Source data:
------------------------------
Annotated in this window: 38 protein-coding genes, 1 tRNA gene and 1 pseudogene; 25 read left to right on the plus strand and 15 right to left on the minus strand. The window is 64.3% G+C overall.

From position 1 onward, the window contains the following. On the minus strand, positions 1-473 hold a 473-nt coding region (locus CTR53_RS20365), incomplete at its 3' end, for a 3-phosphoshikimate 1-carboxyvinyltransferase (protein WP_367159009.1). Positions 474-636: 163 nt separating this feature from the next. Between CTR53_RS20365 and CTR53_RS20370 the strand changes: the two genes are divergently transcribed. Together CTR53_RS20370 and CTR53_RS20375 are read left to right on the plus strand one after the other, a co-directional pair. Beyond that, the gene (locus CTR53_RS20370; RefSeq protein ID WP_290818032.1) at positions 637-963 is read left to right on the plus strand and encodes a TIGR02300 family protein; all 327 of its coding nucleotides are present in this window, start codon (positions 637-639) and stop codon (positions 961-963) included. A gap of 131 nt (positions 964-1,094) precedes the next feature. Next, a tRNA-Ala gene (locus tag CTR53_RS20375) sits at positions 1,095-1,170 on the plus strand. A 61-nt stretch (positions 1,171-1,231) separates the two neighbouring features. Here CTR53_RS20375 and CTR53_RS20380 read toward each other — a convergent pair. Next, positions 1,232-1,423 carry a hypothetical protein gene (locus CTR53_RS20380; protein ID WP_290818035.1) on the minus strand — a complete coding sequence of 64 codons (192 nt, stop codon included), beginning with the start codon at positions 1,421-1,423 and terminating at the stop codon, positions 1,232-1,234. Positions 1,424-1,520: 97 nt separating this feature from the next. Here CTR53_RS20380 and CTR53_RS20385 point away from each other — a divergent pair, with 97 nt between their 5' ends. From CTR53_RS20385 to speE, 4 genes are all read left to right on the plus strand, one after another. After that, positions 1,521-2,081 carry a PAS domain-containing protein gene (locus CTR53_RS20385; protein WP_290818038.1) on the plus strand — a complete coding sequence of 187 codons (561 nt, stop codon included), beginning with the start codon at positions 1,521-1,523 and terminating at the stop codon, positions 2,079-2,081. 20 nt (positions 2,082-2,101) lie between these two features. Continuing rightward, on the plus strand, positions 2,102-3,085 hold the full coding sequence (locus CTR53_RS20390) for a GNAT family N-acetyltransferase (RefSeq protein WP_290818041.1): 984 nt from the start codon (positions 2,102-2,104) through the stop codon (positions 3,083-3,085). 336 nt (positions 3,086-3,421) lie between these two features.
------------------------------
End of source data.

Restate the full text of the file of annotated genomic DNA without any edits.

Annotated in this window: 38 protein-coding genes, 1 tRNA gene and 1 pseudogene; 25 read left to right on the plus strand and 15 right to left on the minus strand. The window is 64.3% G+C overall.

From position 1 onward, the window contains the following. On the minus strand, positions 1-473 hold a 473-nt coding region (locus CTR53_RS20365), incomplete at its 3' end, for a 3-phosphoshikimate 1-carboxyvinyltransferase (protein WP_367159009.1). Positions 474-636: 163 nt separating this feature from the next. Between CTR53_RS20365 and CTR53_RS20370 the strand changes: the two genes are divergently transcribed. Together CTR53_RS20370 and CTR53_RS20375 are read left to right on the plus strand one after the other, a co-directional pair. Beyond that, the gene (locus CTR53_RS20370; RefSeq protein ID WP_290818032.1) at positions 637-963 is read left to right on the plus strand and encodes a TIGR02300 family protein; all 327 of its coding nucleotides are present in this window, start codon (positions 637-639) and stop codon (positions 961-963) included. A gap of 131 nt (positions 964-1,094) precedes the next feature. Next, a tRNA-Ala gene (locus tag CTR53_RS20375) sits at positions 1,095-1,170 on the plus strand. A 61-nt stretch (positions 1,171-1,231) separates the two neighbouring features. Here CTR53_RS20375 and CTR53_RS20380 read toward each other — a convergent pair. Next, positions 1,232-1,423 carry a hypothetical protein gene (locus CTR53_RS20380; protein ID WP_290818035.1) on the minus strand — a complete coding sequence of 64 codons (192 nt, stop codon included), beginning with the start codon at positions 1,421-1,423 and terminating at the stop codon, positions 1,232-1,234. Positions 1,424-1,520: 97 nt separating this feature from the next. Here CTR53_RS20380 and CTR53_RS20385 point away from each other — a divergent pair, with 97 nt between their 5' ends. From CTR53_RS20385 to speE, 4 genes are all read left to right on the plus strand, one after another. After that, positions 1,521-2,081 carry a PAS domain-containing protein gene (locus CTR53_RS20385; protein WP_290818038.1) on the plus strand — a complete coding sequence of 187 codons (561 nt, stop codon included), beginning with the start codon at positions 1,521-1,523 and terminating at the stop codon, positions 2,079-2,081. 20 nt (positions 2,082-2,101) lie between these two features. Continuing rightward, on the plus strand, positions 2,102-3,085 hold the full coding sequence (locus CTR53_RS20390) for a GNAT family N-acetyltransferase (RefSeq protein WP_290818041.1): 984 nt from the start codon (positions 2,102-2,104) through the stop codon (positions 3,083-3,085). 336 nt (positions 3,086-3,421) lie between these two features.